What’s The Problem With Conifers?
Fires once kept native conifers from expanding into sagebrush-dominated, treeless country. In the last 150 years, junipers and pinyon pines have marched across rangeland, drying up precious streams and threatening sage grouse. Research shows that as little as 4% tree cover near a sage grouse breeding area causes the birds to abandon the lek.
In the Great Basin, conifers have expanded their range by 600 percent. If no action is taken to reverse the trend, 75% of the conifers will grow into large trees within the next 30-50 years, completely overtaking the native bunchgrasses and sagebrush that 350+ species of wildlife need to survive.
The Solution: Careful Prescriptions Based on Science
SGI dollars contribute to conifer removal projects where restoration payback will be greatest: areas with younger, low-density trees and an understory of grass and sagebrush. We focus projects in sage grouse strongholds on private lands or public lands where ranchers hold grazing leases.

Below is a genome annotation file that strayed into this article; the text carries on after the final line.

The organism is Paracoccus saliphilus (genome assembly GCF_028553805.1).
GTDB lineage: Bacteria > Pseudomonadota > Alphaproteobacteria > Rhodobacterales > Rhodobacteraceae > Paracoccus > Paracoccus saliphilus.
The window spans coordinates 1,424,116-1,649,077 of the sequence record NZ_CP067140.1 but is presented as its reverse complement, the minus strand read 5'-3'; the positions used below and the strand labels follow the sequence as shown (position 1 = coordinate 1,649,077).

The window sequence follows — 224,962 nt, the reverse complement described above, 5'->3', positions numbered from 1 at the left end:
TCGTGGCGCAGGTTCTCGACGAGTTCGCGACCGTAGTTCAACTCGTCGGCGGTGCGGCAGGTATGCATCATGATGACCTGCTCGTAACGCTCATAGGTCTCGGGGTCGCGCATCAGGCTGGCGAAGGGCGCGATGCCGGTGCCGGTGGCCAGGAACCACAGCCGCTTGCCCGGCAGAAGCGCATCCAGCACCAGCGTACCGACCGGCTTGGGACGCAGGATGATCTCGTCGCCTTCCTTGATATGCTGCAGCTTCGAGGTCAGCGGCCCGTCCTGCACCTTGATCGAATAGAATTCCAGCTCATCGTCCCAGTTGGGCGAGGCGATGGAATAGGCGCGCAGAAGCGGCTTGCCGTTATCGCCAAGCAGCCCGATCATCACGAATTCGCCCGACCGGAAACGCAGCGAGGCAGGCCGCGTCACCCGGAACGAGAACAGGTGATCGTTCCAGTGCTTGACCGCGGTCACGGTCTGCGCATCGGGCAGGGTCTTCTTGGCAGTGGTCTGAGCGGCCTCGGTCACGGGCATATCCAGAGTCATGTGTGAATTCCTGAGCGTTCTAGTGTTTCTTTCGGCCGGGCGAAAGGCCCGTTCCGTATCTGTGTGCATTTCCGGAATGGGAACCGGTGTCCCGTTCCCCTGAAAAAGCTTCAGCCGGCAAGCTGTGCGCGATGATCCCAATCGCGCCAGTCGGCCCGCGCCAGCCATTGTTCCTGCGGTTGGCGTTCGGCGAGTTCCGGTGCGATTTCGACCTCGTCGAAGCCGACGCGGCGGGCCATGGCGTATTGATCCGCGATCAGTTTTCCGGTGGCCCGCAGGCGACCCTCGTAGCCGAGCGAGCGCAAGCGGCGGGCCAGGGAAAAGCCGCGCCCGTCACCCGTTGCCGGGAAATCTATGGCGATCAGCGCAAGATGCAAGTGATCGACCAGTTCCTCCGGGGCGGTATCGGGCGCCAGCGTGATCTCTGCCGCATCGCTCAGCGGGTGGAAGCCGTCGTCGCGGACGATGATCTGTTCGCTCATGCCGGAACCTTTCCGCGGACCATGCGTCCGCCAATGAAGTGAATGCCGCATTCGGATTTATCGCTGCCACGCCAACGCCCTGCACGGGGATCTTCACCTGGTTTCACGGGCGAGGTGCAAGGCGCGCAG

Plus, SGI funds research on the impacts of removing conifers, including studies on sage grouse movement within treated landscapes, increased water availability post-conifer removal, and the benefits to other wildlife species like songbirds.
The Results: Restoring the Sagebrush Sea
Rangewide, we’ve removed 405,000 acres of encroaching conifer in core sage grouse habitat, reclaiming important range for wildlife and decreasing fuel for potential wildfires.
Cutting invasive trees on agricultural lands across the range earns a thumbs up from ranchers and conservation groups alike. Restoring our imperiled sagebrush-steppe is good for wildlife and keeps rangelands productive for livestock, too.
Read research and science on conifer removal
Map tree canopy cover near you using SGI’s Interactive Web App
Hear stories from the field about ranchers partnering to remove conifers
Learn more about conifer removal priorities in the SGI 2.0 Investment Strategy
Read about our Public Land Partnership with BLM to remove conifers